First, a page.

A hundred and ten years after the fact, it’s clear that all industry of Mankind in the twentieth and twenty-first century had been mobilized as a kind of revenge against the iceberg that sank the Titanic. The sinking was Nature’s violation against Man’s ambition (at best; hubris at worst)–the unsinkable vessel proved sinkable enough, as ice ripped open the steel hull, like Jack the Ripper’s blade against a whore’s throat, and loosed gallons of the North Atlantic into its bowels. This transgression required avenging, and what better vengeance could there be than the industrialized calamity known as climate change. Jakobshavn Glacier, which wrought the Titanic-killing iceberg, was once the fastest-thinning glacier for two decades. More recent reports, however, have indicated that the melting of Jakobshavn Glacier has halted and even reversed over the past three years. To borrow from the title of a novel that’s said to have predicted the Titanic sinking: Mankind’s wrath against Nature is nothing if not futility.
I have recurring nightmares where I drown on a sinking ocean liner, specifically the Titanic; and more specifically, I’m drowned by the Titanic. As the ship slips beneath me, like it did for Jack and Rose in James Cameron’s ultraviolent masterpiece, the suction pulls me down with it. I suck in frigid seawater, and I watch the stern of the once-proud vessel disappear into the blue-green-black depths of the ocean.
To the survivors in the lifeboats or floating and half-drowned in the water, the stars in the sky that night must have shone with a terrifying beauty. As the supposedly unsinkable ship sank into the sea, a chorus of celestial bodies leered from above, and after the Titanic broke apart and, at last, the stern joined its other half, that star-speckled sky rang with a silent infinitude. In this moment, those who remained were forced to confront a cosmic dread beyond the imaginations of Lovecraft and company. There’s the sea, the sky, the stars–and nothing. God, how the stars did shine.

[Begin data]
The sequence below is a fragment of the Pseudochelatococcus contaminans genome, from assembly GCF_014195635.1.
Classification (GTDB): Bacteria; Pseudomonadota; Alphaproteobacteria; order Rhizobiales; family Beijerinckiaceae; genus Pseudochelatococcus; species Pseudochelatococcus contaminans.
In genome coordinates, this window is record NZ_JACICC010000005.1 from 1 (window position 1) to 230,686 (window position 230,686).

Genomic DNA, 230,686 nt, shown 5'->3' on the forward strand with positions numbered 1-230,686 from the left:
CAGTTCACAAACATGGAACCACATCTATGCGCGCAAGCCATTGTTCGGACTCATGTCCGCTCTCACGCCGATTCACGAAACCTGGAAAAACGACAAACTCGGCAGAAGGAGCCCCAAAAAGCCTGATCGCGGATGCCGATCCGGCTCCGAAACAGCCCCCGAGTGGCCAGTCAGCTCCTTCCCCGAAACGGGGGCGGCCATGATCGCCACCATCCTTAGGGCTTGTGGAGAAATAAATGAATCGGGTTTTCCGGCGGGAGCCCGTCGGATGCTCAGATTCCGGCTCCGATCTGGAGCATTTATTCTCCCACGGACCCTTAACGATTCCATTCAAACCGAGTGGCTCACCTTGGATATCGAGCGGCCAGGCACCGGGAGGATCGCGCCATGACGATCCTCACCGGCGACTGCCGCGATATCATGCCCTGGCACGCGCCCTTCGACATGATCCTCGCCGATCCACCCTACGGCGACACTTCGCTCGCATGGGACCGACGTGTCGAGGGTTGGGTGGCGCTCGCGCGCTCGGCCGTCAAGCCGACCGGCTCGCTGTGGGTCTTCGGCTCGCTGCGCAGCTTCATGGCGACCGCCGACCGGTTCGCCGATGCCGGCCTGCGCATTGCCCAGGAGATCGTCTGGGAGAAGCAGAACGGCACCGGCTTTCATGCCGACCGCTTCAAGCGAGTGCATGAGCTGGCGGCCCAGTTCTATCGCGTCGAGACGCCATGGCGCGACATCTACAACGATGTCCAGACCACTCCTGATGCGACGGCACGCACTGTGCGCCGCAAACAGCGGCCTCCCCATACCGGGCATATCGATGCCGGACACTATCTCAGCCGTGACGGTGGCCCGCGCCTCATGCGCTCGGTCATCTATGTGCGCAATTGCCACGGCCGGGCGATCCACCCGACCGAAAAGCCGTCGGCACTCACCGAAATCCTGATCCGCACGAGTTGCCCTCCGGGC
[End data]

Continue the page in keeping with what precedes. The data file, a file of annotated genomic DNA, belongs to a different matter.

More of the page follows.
I was six years old when James Cameron’s Titanic premiered in theaters. In terms of ambition and anguish, his Titanic film was a new Titanic. But instead of sinking, it soared, became a global phenomenon. This was self-evident when I, after watching it with my parents, saw it again with my grandparents who’d just arrived from Palm Desert, on the same day. Seeing, enduring, participating in the Titanic phenomenon twice in one day did something, and it became a childhood obsession, ranging from the Titanic: Adventure Out of Time point-and-click game to a day in fourth grade when I initiated an ersatz pen-and-paper RPG featuring my classmates (we all lived) and our teacher, to whom I assigned the fate of the man who falls from the stern and smashes against one of Titanic‘s enormous propellers before splashing into the ocean.
If Jack the Ripper was the midwife to the modern world, as Alan Moore posits in From Hell, then the Titanic cataclysm is its evil stepmother. It was an apocalyptic event in every sense: it revealed and startled and clarified and agonized; a symbolic rending of the Old Order, a portent of a new one. Après moi, le déluge, the event seemed to declare–and the deluge of varied monstrosities and carnage of the subsequent century and a decade confirms it. It demonstrated that no human feat of engineering can withstand the sheer force of Nature, and of History. There have been maritime disasters before and since, but none possess the historic tragedy of the Titanic sinking. 110 years later, we remain trapped in the steerage of this wrecked titan, and it is drowning to death.
— J Everett is the editor-in-chief and publisher of APOCALYPSE CONFIDENTIAL.